1 Ridiculously Cheap Stock to Buy Hand Over Fist Right Now That Was Just Added to the S&P 500

Once per quarter, the S&P 500 index undergoes a rebalancing. Essentially, this is a list of requirements companies must meet to be eligible and maintain their status as a member of the S&P 500. The quarterly rebalances ensure that new companies enter the index while replacing businesses that have fallen out of eligibility.

One company that was just added to the S&P 500 is website and e-commerce specialist GoDaddy (NYSE: GDDY). Admittedly, I always viewed GoDaddy as somewhat of a commoditized business that was known for creative (if not controversial) television commercials featuring celebrities, models, and professional athletes. However, over the years, the company has quietly built an impressive operation. What’s even better is the stock looks like an absolute bargain right now.

Let’s dig into GoDaddy’s business and explore why this new member of the S&P 500 is a no-brainer opportunity.

GoDaddy’s business is strong, and…

The table contains a number of important financial metrics for GoDaddy, as reported in the company’s first-quarter earnings report (ended March 31).


Q1 2024

Q1 2023


Applications and commerce revenue

$383 million

$338 million


Core platform revenue

$725 million

$698 million


EBITDA margin-Applications and commerce

42.3 %

39.2 %

310 basis points

EBITDA margin-Core platform

29.9 %

27.1 %

280 basis points

Data source: Investor relations. Table by author.

As the table shows, GoDaddy generated $1.1 billion in total revenue during the first quarter — up 7% year over year. While this level of growth may not catch your eye, the company’s overall profile is what I find most encouraging.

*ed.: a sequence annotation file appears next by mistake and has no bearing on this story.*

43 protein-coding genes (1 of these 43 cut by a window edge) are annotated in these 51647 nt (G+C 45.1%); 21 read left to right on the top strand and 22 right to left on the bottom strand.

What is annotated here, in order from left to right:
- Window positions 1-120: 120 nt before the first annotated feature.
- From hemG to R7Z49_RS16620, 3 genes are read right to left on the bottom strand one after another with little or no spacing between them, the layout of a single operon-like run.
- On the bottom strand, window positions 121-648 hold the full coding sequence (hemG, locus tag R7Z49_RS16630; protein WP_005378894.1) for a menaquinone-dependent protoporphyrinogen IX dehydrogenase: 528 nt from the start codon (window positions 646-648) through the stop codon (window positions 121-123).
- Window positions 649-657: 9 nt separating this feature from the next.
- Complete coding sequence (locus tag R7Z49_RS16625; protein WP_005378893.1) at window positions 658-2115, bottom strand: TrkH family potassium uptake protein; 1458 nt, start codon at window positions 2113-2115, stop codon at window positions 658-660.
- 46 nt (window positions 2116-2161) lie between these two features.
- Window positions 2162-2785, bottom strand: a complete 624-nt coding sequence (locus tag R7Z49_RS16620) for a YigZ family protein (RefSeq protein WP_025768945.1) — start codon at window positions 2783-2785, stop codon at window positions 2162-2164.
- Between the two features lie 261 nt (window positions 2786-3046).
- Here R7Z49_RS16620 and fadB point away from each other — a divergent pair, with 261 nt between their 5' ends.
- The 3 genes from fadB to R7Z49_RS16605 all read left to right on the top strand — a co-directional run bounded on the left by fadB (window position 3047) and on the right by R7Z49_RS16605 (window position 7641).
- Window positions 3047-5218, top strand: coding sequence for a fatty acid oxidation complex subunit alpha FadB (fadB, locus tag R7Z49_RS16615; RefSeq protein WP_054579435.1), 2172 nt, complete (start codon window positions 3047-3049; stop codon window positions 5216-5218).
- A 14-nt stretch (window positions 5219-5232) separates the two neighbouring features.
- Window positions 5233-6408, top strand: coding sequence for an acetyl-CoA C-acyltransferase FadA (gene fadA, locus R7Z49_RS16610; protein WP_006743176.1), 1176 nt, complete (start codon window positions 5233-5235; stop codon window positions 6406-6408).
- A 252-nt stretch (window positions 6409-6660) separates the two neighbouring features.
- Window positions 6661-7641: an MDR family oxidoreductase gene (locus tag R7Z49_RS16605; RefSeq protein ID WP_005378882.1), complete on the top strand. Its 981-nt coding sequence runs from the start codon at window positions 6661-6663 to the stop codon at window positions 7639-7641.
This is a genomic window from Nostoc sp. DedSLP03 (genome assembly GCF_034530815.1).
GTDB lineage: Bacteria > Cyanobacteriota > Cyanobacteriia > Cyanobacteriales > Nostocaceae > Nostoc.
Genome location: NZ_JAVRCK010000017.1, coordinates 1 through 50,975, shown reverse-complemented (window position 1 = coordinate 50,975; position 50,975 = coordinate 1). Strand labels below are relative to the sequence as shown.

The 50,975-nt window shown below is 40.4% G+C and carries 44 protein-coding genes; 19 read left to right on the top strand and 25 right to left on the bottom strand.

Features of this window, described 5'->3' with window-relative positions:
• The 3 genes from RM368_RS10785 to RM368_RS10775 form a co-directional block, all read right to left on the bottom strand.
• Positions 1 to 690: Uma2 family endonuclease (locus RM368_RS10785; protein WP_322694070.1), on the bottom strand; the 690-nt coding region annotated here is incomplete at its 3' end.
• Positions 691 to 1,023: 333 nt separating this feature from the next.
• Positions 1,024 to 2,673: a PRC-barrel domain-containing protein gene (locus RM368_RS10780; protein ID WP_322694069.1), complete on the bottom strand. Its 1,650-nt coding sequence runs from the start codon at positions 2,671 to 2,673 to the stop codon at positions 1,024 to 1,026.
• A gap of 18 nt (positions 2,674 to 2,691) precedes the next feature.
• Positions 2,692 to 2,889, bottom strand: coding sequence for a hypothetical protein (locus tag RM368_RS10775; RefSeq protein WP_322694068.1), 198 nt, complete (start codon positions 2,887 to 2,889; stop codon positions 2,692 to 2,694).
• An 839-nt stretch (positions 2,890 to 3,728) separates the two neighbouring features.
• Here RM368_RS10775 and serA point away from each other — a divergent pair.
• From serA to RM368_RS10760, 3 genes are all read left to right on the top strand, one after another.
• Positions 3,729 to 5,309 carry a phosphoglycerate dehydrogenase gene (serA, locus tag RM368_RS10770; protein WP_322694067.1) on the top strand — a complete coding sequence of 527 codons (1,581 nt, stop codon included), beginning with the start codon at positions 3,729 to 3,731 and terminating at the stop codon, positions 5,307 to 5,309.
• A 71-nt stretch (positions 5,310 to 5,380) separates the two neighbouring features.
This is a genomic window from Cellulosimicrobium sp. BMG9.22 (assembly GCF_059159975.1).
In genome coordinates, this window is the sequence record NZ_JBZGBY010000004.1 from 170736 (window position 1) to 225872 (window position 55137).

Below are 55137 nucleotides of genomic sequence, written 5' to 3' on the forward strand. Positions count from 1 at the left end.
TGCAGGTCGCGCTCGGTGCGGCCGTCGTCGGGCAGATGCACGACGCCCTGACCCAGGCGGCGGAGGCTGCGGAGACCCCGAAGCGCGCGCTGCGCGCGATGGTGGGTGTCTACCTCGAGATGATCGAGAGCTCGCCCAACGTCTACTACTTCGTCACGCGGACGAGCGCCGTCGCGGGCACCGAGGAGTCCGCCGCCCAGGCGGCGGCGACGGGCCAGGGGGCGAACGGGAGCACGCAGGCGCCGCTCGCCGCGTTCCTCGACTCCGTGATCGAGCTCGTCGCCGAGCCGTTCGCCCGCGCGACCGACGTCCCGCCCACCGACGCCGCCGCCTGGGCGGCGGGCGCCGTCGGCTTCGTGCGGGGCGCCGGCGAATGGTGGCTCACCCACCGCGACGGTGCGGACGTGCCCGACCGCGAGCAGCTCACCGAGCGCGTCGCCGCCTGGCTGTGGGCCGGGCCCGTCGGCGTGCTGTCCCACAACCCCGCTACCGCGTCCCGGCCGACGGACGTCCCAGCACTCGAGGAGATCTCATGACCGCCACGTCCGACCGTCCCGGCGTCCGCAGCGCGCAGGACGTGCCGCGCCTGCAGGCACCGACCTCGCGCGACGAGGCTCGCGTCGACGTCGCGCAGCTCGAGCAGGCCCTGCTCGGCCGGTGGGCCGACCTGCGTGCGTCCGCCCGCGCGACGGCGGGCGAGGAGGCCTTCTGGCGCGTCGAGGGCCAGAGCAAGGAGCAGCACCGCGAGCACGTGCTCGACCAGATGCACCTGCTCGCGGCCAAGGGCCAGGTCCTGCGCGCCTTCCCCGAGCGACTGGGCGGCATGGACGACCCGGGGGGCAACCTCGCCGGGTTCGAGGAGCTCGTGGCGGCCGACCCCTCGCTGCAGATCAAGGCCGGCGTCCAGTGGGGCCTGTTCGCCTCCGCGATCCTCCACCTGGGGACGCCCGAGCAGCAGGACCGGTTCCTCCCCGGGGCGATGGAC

Both of GoDaddy’s core operating segments are highly profitable and accelerating their margins on an earnings before interest, taxes, depreciation, and amortization (EBITDA) basis. This margin expansion is flowing directly to the bottom line. For the quarter ended March 31, GoDaddy’s free cash flow increased 26% year over year to $327 million.

…more growth could be on the horizon

One of the more interesting metrics that stood out in GoDaddy’s first-quarter earnings report was total customer count. As of March 31, the company boasted 20.9 million total customers — essentially flat year over year.

Although this may look concerning on the surface, I think that there are two subtle ideas to keep in mind. First, GoDaddy was still able to generate respectable revenue growth and profit expansion during the first quarter despite a flat customer base. This implies that the company’s existing user base is sticky.

Moreover, considering average revenue per user (ARPU) rose 5% year over year during the first quarter, it’s more likely than not that GoDaddy is doing a good job cross-selling multiple products to its customers.

Another idea to keep in mind about GoDaddy and its growth prospects is to think about the broader economy. It’s no secret that for the last couple of years, macro factors including inflation and rising interest rates have been at the center of attention for economists and investors. With that said, two other demographics that are highly impacted by inflation and borrowing costs are business owners and consumers.